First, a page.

OpenTable (NASDAQ:OPEN) came out with its performance figures for the first quarter of the year on Thursday. It reported earnings of $7.1 million from revenues of $45.5 million for the quarter. Total revenues increased about 6% sequentially and more than 15% compared to the figure for the same quarter last year, fueled by the increased adoption of OpenTable's mobile app by diners to make restaurant reservations.
High operating expenses -- a known characteristic exhibited by OpenTable for the first quarter of each year -- resulted in a sequentially lower earnings figure, although the bottom-line figure was almost 50% more than that for the first quarter of 2012. That aside, there were a few significant operational milestones that OpenTable achieved in Q1 2013. The company ended the quarter with more than 20,000 restaurant customers in North America for the first time, while its international operations seated more than 3 million diners over the period -- another first.
We maintain our $56 price estimate for OpenTable's stock as the company did not release any surprises with its performance figures.
Diner Growth Remains Strong, as Does the Outlook for Reservation Revenues in the Near Future
The revenue that OpenTable earns for each diner it seats at restaurants is the biggest source of value for the online restaurant reservation company. Nearly two-thirds of the company's total value is pegged to this revenue stream. We pointed out late last year in our article "What Is OpenTable's Downside From Slowing Diner Growth?" that growth in the number of diners seated by OpenTable shows a discernible trend year after year, with the number of diners seated showing a spurt in the first and fourth quarters, moderate growth in the second quarter, and negligible to negative growth in the third quarter.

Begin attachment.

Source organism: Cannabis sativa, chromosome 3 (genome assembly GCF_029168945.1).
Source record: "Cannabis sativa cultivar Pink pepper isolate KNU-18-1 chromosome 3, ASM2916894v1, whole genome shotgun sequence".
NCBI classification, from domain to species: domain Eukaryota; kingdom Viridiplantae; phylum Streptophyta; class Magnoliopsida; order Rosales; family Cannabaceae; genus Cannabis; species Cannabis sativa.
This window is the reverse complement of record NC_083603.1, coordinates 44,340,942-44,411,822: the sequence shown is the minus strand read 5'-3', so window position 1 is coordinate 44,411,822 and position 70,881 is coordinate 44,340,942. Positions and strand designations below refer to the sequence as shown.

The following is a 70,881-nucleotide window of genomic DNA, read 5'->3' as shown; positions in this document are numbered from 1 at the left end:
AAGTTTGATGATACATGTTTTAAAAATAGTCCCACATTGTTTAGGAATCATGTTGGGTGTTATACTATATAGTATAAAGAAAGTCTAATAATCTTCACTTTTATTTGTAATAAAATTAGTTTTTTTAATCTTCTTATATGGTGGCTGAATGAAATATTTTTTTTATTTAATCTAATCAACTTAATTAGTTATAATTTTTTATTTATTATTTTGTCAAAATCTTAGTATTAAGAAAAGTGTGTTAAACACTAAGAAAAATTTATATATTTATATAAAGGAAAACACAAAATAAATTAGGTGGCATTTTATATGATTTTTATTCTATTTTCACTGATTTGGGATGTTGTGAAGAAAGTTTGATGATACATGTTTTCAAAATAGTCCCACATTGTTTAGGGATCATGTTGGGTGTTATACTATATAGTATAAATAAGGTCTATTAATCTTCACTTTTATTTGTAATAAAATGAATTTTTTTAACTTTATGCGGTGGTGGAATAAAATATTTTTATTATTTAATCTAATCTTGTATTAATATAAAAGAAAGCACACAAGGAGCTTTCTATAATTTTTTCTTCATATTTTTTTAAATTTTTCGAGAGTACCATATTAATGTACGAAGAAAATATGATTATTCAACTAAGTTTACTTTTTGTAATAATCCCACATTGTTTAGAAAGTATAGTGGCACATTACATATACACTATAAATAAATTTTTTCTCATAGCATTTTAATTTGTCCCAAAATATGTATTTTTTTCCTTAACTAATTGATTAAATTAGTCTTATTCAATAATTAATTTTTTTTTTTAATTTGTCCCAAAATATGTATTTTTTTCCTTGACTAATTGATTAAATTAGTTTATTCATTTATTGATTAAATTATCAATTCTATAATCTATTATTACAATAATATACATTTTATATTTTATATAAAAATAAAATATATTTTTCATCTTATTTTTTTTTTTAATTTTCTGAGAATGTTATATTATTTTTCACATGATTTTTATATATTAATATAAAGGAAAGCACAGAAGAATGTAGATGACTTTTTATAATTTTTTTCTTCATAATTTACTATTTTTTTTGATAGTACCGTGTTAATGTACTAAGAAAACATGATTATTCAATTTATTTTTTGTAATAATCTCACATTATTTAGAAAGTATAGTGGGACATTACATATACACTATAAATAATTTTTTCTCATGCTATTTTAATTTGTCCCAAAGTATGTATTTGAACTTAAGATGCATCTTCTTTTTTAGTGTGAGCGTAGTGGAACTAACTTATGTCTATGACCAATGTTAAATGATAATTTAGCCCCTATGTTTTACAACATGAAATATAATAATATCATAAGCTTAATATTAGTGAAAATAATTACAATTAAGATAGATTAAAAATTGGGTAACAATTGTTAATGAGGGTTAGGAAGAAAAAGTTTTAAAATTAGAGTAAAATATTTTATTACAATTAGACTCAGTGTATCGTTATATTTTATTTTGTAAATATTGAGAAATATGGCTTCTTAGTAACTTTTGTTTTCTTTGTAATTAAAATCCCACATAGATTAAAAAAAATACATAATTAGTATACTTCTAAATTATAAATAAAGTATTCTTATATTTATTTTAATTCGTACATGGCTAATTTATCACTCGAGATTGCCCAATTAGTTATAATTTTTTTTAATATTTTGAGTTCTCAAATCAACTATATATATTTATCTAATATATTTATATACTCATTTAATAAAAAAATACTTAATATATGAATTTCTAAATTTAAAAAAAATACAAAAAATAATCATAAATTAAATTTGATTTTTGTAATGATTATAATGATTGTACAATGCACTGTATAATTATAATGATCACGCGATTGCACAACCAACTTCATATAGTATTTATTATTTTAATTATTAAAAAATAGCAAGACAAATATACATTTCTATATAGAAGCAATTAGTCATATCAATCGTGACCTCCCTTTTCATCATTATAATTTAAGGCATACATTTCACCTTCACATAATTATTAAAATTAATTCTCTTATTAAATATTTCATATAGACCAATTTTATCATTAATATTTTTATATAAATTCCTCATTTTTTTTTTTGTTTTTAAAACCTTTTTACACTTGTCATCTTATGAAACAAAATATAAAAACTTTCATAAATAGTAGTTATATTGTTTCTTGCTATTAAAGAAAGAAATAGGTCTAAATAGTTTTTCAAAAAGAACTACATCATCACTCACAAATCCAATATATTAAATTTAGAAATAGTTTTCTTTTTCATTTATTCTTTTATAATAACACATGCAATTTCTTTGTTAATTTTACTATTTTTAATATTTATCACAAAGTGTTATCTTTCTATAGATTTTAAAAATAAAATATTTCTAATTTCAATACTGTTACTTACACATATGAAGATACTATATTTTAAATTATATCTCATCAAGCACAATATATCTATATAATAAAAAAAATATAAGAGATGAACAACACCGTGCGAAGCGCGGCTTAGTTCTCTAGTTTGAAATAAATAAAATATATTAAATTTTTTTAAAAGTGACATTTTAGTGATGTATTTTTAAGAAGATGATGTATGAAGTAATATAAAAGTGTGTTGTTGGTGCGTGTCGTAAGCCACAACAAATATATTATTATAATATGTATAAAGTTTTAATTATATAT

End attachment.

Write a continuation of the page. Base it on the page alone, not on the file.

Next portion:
True to this trend, the number of diners seated rose 14% compared to the figure for the previous quarter, with 92% of the 37 million diners being seated in restaurants across North America (the U.S., Canada, and Mexico) and the remaining at international restaurants (primarily the U.K., Germany, and Japan). The increasing popularity of OpenTable's mobile app also becomes evident from the fact that 36% of the diners seated this quarter used their smartphones or tablets to make restaurant reservations, as revealed by the company's management in the earnings discussion.
This is good news for OpenTable as reservations made through the mobile app attract a $1 fee per diner seated compared to 25 cents per diner for reservations made through the restaurant's website. Hence, an increasing number of diners switching to the mobile app would mean an increase in net reservation fee income OpenTable generates per diner as represented in the chart below.
Disclosure: No positions.